Is Money Real?
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29-09-2013, 07:17 PM
RE: Is Money Real?
I have no idea what Earmuffs has to do with any of this. I neither addressed him nor responded to him. As for the comment about people like me who believe that we are smarter or more sophisticated, that's pretty funny given the source. I haven't always chimed in but I've read quite a bit of your words of wisdom since you joined this forum and all I can say is your comment is beyond ironic.

Finally, I have no idea what black people, and whether or not I'm afraid of them, has to do with anything. To quote one of my favorite movies, yours is truley a dizzying intellect. But, for the record, I'm not afraid of black people, or at least no more or less than I am about any other people in general. What that has to do with the price of tea in China, though, is beyond me.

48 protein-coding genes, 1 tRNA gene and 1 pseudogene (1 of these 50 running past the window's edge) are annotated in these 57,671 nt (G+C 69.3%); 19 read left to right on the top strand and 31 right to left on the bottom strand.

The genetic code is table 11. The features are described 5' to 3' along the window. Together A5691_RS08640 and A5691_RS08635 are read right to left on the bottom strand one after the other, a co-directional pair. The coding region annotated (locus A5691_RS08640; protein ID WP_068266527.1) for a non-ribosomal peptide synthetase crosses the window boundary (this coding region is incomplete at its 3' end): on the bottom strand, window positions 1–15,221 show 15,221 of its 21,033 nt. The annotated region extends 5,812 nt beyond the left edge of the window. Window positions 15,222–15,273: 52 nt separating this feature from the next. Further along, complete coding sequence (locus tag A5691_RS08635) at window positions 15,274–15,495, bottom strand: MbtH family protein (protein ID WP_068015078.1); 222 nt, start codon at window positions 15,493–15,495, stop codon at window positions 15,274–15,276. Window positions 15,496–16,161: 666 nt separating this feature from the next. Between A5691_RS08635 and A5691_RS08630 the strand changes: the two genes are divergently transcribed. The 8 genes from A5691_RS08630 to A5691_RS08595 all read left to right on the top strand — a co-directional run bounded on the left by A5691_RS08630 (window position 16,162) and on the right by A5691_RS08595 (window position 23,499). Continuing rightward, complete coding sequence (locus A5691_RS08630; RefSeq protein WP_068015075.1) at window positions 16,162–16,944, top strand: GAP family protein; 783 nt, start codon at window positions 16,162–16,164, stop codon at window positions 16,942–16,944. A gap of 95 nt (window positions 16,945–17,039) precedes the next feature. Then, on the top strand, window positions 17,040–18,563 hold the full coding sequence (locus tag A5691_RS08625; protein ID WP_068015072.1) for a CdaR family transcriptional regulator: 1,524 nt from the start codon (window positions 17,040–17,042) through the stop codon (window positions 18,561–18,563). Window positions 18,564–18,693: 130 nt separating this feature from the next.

Shackle their minds when they're bent on the cross
When ignorance reigns, life is lost
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29-09-2013, 07:53 PM
RE: Is Money Real?
(29-09-2013 02:24 PM)TrainWreck Wrote:  
(29-09-2013 08:08 AM)BnW Wrote:  Seriously, I don't care if you want to insult me but at least try to stay on point while you do so.
The world continues to generate stupid people, and people like you who believe that you are smarter and more sophisticated than the rest, do not have a way to teach people, nor a solution as to what to do with them.
So by your own logic, all of your rants have in fact, offered no effective solutions to any of the issues you have addressed since you believe yourself to be superior to everyone? Oh wait I forgot who I was talking to, you don't believe you are superior, you KNOW you are superior to everybody else. Rolleyes

Quote:You need to try harder to reach the morons, and not call them names because that only makes them feel bad about themselves.

You are a perfect example of a moron not capable of being reached. Drinking Beverage

Quote:I bet if Earmuffs was a black man, or woman, you wouldn't call them "morons." No doubt in my mind that you are afraid of black people - you little bitch.